French fries are one of the best meals for protecting biodiversity, study finds

Worried about your impact on biodiversity? If you’re a lover of warm delicious french fries – or hot chips as they’re called in other parts of the world – you can give your conscience a break. 

An international study published last month in the journal Plos One ranked the biodiversity footprint of some of the most beloved meals from around the globe and found that french fries had the lowest impact. 

The study analyzed 151 popular dishes from chili con carne to beef tartare and tried to determine how many resources those dishes required to put local environments at risk for environmental catastrophe.

Researchers said a Spanish dish called Lechazo – roast lamb – had the highest impact on biodiversity.

Overall, researchers suggested that consumers should cut down on beef and lamb and eat more rice and potatoes. 

Study authors said some of the world’s most beloved dishes also contribute to habitat loss that can have grave consequences for the planet and how humans live on it.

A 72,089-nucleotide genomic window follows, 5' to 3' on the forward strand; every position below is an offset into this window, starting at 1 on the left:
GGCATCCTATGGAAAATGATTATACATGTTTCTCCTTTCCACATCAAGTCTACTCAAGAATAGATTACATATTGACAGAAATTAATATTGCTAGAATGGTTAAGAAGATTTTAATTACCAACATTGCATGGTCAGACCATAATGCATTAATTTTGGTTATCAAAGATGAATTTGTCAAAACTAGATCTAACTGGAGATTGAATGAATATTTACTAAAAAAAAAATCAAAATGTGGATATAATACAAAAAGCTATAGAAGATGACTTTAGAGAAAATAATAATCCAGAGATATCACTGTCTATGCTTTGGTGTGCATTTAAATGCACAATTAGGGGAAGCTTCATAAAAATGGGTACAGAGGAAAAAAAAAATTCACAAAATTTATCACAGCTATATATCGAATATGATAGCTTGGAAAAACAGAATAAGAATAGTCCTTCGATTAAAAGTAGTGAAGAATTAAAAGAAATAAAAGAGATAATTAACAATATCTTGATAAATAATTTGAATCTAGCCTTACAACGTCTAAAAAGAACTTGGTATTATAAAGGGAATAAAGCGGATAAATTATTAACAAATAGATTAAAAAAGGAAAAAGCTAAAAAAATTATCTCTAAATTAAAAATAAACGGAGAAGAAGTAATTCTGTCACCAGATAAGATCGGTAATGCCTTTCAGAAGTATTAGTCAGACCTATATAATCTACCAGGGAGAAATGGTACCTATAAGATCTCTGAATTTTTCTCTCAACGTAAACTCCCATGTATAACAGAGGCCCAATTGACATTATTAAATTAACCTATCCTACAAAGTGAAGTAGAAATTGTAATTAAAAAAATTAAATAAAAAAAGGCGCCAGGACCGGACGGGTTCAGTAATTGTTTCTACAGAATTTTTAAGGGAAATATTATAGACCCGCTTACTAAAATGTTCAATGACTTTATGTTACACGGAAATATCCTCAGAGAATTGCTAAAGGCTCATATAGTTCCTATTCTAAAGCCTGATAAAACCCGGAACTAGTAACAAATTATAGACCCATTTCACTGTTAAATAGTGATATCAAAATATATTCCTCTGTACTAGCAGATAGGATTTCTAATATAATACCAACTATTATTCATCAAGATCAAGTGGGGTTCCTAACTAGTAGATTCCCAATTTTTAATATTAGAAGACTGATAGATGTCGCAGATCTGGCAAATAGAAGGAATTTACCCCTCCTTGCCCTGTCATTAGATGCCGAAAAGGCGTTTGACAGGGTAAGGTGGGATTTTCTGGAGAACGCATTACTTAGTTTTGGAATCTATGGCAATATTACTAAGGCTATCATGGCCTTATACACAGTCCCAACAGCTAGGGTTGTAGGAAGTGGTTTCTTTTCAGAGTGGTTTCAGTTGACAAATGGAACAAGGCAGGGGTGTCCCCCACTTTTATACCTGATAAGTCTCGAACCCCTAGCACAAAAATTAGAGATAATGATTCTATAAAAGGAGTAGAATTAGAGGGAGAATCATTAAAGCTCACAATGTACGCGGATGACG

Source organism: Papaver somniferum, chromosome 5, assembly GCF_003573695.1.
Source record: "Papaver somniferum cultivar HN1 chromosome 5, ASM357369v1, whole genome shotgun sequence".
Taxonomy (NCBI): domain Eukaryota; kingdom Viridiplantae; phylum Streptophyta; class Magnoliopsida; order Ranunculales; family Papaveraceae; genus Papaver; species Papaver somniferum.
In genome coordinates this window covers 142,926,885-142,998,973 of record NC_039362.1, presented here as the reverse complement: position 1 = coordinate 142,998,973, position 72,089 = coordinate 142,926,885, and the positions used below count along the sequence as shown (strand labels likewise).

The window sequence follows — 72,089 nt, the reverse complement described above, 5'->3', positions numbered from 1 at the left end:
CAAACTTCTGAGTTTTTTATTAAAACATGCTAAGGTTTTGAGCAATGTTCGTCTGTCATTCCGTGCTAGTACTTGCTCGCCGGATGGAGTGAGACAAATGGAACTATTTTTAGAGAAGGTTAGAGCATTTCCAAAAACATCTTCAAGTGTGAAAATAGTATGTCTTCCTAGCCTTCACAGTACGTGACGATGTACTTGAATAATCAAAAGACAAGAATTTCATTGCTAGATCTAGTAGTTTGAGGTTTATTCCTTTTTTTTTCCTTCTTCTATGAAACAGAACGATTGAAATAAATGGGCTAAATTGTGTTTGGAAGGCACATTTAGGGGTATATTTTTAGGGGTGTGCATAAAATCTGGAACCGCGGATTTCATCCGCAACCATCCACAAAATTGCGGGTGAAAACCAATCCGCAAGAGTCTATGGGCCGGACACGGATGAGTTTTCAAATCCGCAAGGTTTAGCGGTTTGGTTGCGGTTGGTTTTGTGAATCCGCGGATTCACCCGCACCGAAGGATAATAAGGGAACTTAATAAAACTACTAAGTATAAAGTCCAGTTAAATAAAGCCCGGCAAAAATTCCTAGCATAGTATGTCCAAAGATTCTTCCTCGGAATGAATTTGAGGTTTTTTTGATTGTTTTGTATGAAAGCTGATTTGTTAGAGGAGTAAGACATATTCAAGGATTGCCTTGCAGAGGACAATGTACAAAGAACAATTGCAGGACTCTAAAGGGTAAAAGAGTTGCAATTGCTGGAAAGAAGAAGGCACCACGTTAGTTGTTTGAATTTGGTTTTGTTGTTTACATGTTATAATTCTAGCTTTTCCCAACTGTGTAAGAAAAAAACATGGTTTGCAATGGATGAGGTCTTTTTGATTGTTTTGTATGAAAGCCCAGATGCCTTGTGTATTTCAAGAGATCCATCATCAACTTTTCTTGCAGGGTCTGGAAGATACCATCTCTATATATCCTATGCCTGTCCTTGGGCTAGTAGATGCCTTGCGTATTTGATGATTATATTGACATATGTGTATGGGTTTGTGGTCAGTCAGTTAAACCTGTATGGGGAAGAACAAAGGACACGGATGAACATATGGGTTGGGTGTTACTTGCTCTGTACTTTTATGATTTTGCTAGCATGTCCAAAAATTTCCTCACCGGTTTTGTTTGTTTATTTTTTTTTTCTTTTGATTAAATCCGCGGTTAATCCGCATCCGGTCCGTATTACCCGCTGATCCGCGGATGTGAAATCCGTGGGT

"The world’s biodiversity is undergoing a sixth mass extinction event with the average vertebrate extinction rate 100 times higher than the background rate. This unprecedented rate of species extinctions is primarily driven by habitat loss resulting from expanding agriculture," the study authors wrote. "With the rising human population and economic growth expected to increase the demand for food up to 70% by 2050, the problem will be further exacerbated."

The environmental impact of eating meat

It’s been well-documented that eating meat creates environmental woes. 

"There has arguably never been a more important time in human history to transform our food system for the sake of humans and nature," a coalition of United Kingdom climate scientists concluded in a 2020 analysis.

Meat production is a key driver of climate change. The livestock sector is responsible for at least 14.5% of global greenhouse gas emissions and is the single greatest source of methane, a top threat to Earth’s climate, according to the Food and Agriculture Association of the United Nations.

And over-consumption of meat doesn’t just have negative effects on the environment. 

From a health perspective, people in places like the U.S., Canada and Europe eat far more meat, especially red meat and processed meat, than recommended. That puts them at risk for obesity, heart disease, stroke and other problems plaguing wealthy nations.

The Associated Press contributed to this story. It was reported from Los Angeles.